It might all contradict the Blazers chasing him, but it makes more sense considering the progress the team made this season. As a senior, Kilpatrick will bring experience and maturity to a team that needs it. 

Jabari Brown, SG, Missouri

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    Jabari Brown checks in at 6'4" and 215 pounds, which is very similar to the measurements of our previous listing in Kilpatrick. They're both very similar in terms of what they offer, but Brown does just that little bit extra.

    He shot 46.7 percent from the field and 41 percent from deep, respectively, as a junior, but he is also able to handle the ball and get into the paint. Brown isn't dominant doing so, but he can in certain situations. 

    The only blemish on that aspect is that once Brown takes the ball in, it isn't likely to come back out. He averaged more turnovers (2.3) than assists (1.9) this season but has improved his offense every season with Missouri. 

    Again, Brown would essentially fill a role the Blazers already have slotted to Crabbe. And with the emergence of Will Barton during the postseason, as well as C.J. McCollum ready to contribute, adding another moderately one-dimensional guard would be redundant. That isn't to say Barton or McCollum are, but having a combination of those four on the bench might be too much.

    That is unless one of them is waived.

C.J. Fair, SF, Syracuse

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    Those listed thus far could be possible additions but won't exactly fill a need for the Blazers. A player who will do so must play on the wing. And C.J. Fair is one of them.

    His combination of shooting and slashing would be great on the wing if only in a limited role. Fair has been compared to current Blazers forward Dorell Wright and wrightly rightly so.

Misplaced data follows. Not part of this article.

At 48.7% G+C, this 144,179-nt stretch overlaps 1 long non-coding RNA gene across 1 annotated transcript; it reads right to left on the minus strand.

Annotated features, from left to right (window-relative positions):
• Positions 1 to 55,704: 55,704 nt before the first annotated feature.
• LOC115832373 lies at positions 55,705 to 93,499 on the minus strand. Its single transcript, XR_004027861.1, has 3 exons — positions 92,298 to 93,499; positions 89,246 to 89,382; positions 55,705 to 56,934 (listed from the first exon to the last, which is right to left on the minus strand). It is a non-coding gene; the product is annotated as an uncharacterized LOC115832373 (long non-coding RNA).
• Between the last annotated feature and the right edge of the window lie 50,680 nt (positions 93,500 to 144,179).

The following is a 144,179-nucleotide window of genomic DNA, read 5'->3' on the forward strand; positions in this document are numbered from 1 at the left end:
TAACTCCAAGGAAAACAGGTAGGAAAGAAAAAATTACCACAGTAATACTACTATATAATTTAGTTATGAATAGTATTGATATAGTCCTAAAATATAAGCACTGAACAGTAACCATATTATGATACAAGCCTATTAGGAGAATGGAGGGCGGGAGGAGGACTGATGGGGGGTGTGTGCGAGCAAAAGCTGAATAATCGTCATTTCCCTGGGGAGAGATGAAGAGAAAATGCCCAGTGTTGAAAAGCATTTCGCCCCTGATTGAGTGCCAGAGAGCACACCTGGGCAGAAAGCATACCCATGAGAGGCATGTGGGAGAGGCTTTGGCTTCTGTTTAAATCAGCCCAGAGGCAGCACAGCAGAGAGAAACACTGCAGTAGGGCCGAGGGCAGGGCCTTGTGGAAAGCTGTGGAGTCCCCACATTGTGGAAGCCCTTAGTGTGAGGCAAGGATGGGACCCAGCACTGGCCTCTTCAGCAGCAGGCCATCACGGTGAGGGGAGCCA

His 6'8" frame and 6'9" wingspan give him decent height and length of the wing. Fair weighs in at just 218 pounds, so he might get pushed around a bit driving to the rim and finishing inside. He does have a smooth shooting form, hence he'd be solid if used to the best of his ability.

    As such, Fair is a limited defender in terms of strength but can still provide quickness and disruption on that end. Just as Wright can slide over to the power forward spot to stretch the floor, so could Fair.

    It's unlikely given his lack of strength to go against power forwards, but it's a role he had to fill with Syracuse this season. But he could still come in and provide shooting and slashing, which are both staples of Portland's offense.

Melvin Ejim, SF/PF, Iowa State

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    It's safe to say most NBA players, especially prospects, would hate to be labeled as "tweener" contributors. But there isn't really another way to describe combo forward Melvin Ejim.

    He's been compared to the likes of DeMarre Carroll or P.J. Tucker as a forward who can play both positions, but he doesn't exactly excel in either. It wouldn't be too much of a stretch to compare Ejim to the Golden State Warriors' Draymond Green, who became an integral impact player in the playoffs.

    He wasn't a focal point, but his diverse array of skills filled in the gaps with so many injuries hampering the Warriors.

    The style of Ejim's play is probably driven home hard enough for now, but he'd really benefit in the Blazers' system. He doesn't need the ball to succeed but can help out in many areas.

    His 6'7", 219-pound stature and 6'11" wingspan falls right in that "tweener" category. Ejim is heavy and long enough to defend down low but doesn't have much size. On the perimeter, he's a tad too slow to keep up with quicker wing players despite fitting there in terms of height.

    Aside from that, Ejim's skill on the boards, off-ball and in catch-and-shoot situations makes him perfect for the Blazers. He shot 34.6 percent from deep this season, converting on 1.3 three-point shots per game. 

    His defense isn't great, but it isn't a huge issue within Portland's system. The pace the team plays at masks some of its players' defensive woes, hence Ejim would be able to rotate and work within that. He did average 0.7 blocks and 1.2 steals, but neither is likely to truly translate to the NBA level.

    Of all those listed, he probably offers the most diverse skill set of all. He might not have the size or quickness of most forwards, but he more than makes up for it in other areas.

    On top of that, Ejim is a senior who is already 23 years old. That'd normally be a knock against his stock, but as Portland looks to add experience to a young roster, Ejim fits in seamlessly.